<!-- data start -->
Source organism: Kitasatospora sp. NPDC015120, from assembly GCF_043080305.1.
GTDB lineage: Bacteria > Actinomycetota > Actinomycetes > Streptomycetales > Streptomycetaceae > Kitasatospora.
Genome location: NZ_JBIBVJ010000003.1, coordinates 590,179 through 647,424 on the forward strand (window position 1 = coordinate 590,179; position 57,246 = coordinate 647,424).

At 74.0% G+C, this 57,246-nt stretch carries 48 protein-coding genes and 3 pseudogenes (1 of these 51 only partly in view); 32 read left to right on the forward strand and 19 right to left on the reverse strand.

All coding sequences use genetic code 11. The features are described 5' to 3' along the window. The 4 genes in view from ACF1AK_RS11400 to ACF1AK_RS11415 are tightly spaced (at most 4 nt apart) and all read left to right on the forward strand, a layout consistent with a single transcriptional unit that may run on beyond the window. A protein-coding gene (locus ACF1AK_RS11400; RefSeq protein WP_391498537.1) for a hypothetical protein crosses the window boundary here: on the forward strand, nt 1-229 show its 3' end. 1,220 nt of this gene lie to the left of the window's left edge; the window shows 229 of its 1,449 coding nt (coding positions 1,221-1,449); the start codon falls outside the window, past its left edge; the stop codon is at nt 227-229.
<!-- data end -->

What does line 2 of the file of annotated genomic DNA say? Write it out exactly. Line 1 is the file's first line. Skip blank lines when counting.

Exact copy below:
GTDB lineage: Bacteria > Actinomycetota > Actinomycetes > Streptomycetales > Streptomycetaceae > Kitasatospora.